Despite the considerable falls in asset values in recent months, the preceding few years have seen considerable increases in both property and in stocks and shares, in many cases leaving people with much larger levels of personal wealth than those experienced by previous generations. As a result, we have also seen a substantial increase in the profile of Inheritance Tax.
At one time this tax was considered by many to be a problem for the rich only, but more and more people are realising that it is likely to affect them and their families. The Nil Rate band, over which tax becomes payable on death, has barely increased above the rate of inflation in recent years, whilst at the same time property prices have soared and in very many cases just the value of one’s home exceeds the Inheritance Tax threshold.
With IHT payable at the rate of 40% on the full value of all chargeable estates in excess of the Nil Rate band, the potential tax liability for many families will be substantial.
The changes introduced by the October 2007 Pre Budget Report and the 2008 Finance Act has alleviated the potential liability for married couples in many cases, by allowing any unused Nil rate Band on the first death to be transferred and utilised by the surviving spouse. However, there are a number of requirements that need to be met and a number of items of documentary evidence that need to be produced to claim the transfer of that unused Nil Rate Band.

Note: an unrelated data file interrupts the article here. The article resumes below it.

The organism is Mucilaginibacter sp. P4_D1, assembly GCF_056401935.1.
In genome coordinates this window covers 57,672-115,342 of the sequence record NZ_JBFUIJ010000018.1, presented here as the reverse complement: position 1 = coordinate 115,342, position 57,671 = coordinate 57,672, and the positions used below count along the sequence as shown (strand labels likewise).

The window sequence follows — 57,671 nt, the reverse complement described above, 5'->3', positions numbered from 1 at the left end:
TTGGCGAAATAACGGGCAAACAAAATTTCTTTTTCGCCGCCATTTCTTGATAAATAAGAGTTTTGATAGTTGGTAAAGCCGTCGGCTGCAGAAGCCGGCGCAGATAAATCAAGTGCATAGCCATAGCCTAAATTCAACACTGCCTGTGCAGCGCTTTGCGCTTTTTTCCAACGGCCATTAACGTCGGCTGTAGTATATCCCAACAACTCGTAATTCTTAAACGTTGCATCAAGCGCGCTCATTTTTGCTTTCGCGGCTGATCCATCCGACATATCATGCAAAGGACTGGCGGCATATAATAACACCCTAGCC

We therefore recommend that you contact us to see what impact the changes will have on your own position and to ensure that the relevant paperwork is collated and retained. There may well be considerable passage of time between the death of the first spouse and their surviving partner, with the risk of the loss of some items of evidence that will be required to claim the relief.
We believe that our experience in providing day to day financial advice over so many years, combined with our extensive knowledge of this complex tax, can be relied upon to reduce the Chancellor’s potential share of your hard earned wealth.
Please talk to us about how you want to pass funds on to your loved ones, so that your intentions can be put into effect, and remember that your options are not as complicated as many would lead you to believe. A trouble shared with the right person is always a trouble halved and that applies to Inheritance Tax equally as much as with other day to day issues.